"We'll have to see whether the forward price, without any significant carbon trading value, can make the economics work. The bottom line is until carbon is dealt with properly in the competitive marketplace, I think ecoEnergy should continue," he says.
Obama delay factor
Another policy issue Hornung expects to confront the industry in 2009 is in the area of greenhouse gas emissions reduction. The federal government has been working on a plan that includes emissions-intensity targets and an offset trading scheme that would provide another revenue stream for wind power projects. But with US president Barack Obama determined to finally map out a climate change response for his country, Canada could once again be thrown into limbo.
"I think there is a tremendous amount of uncertainty that has been reintroduced to the greenhouse gas discussion. The Conservative government has made it clear with the election of the Obama administration that it wants to pursue a North American approach to climate. It is also clear the Obama administration is keen to pursue a different kind of approach than the Conservatives have been doing to this point -- and any sort of North American negotiated approach is not something that will happen quickly," says Hornung.
"There's a real possibility the long-term result may be more powerful and beneficial as a result of cooperation between the two countries, but unfortunately I think there is a reasonably high probability it will lead to a delay in actually getting a carbon price signal in place in Canada."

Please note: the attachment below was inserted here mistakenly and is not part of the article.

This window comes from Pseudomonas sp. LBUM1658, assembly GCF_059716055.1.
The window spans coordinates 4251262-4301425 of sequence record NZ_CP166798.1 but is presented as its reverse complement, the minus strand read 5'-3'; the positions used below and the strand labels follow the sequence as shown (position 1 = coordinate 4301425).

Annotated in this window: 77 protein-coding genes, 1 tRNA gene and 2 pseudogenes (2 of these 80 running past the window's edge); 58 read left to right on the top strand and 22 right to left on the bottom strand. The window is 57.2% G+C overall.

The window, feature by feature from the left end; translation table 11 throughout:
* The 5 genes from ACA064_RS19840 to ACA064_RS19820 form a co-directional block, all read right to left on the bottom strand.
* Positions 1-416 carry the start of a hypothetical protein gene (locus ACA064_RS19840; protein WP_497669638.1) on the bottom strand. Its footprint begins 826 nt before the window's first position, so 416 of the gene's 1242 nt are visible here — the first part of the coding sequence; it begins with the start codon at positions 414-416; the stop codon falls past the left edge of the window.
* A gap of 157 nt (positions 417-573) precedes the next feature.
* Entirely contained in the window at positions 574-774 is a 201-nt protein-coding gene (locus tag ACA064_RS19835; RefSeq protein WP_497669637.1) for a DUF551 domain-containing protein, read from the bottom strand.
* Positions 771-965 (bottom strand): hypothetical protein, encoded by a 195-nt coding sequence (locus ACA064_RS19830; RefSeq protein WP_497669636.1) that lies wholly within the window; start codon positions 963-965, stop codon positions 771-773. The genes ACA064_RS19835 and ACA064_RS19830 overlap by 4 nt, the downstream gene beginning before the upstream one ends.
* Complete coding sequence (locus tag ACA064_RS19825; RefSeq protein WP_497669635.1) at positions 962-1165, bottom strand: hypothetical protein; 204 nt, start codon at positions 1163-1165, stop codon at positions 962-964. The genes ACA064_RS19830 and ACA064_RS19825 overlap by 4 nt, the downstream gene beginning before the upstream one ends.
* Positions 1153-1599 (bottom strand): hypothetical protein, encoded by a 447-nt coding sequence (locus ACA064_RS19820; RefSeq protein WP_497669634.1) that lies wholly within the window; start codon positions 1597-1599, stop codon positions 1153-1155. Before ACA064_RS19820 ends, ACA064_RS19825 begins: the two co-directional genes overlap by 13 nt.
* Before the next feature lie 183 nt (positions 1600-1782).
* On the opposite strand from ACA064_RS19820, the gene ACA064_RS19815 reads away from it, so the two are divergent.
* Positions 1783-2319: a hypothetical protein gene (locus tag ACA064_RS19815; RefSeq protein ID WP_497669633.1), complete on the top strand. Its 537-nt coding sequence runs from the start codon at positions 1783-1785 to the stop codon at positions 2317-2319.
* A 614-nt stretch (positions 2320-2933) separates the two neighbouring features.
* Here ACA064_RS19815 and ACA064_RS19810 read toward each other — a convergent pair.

Milestones in 2008
On the project development front, a key milestone in 2008 was the completion of the first utility-scale wind farms in both New Brunswick and Newfoundland & Labrador, leaving British Columbia as the only Canadian province without an operating wind farm. Nova Scotia Power announced contracts for seven wind projects totalling 244 MW, while New Brunswick Power signed deals for three projects with a combined capacity of 213 MW. Manitoba finalised a deal for a 300 MW project that will be the largest in the country.
Quebec, Canada's largest province in area, laid the foundation for the continued growth of its wind energy sector with the awarding of contracts for 2004.5 MW of new turbines to be supplied by Germany's Enercon and Repower Systems, both of which will set up factories in the province to make and assemble components. Prince Edward Island, the smallest province in Canada, announced its own C$1 billion strategy to install 500 MW of wind by 2013 and build a new transmission cable to carry it to markets on Canada's mainland and south into the US Northeast. For a province with an average load of 160 MW it is a very ambitious goal and "a clear example of the kind of big thinking we would like to see," says Hornung.
The big winner among wind turbine suppliers last year was GE Energy, which supplied technology to two projects representing 46% of Canada's 2008 capacity additions. Vestas machines were used in eight projects with a 35% market share. Siemens saw its technology used for the first time in Canada, in one project representing 19% of the total installed.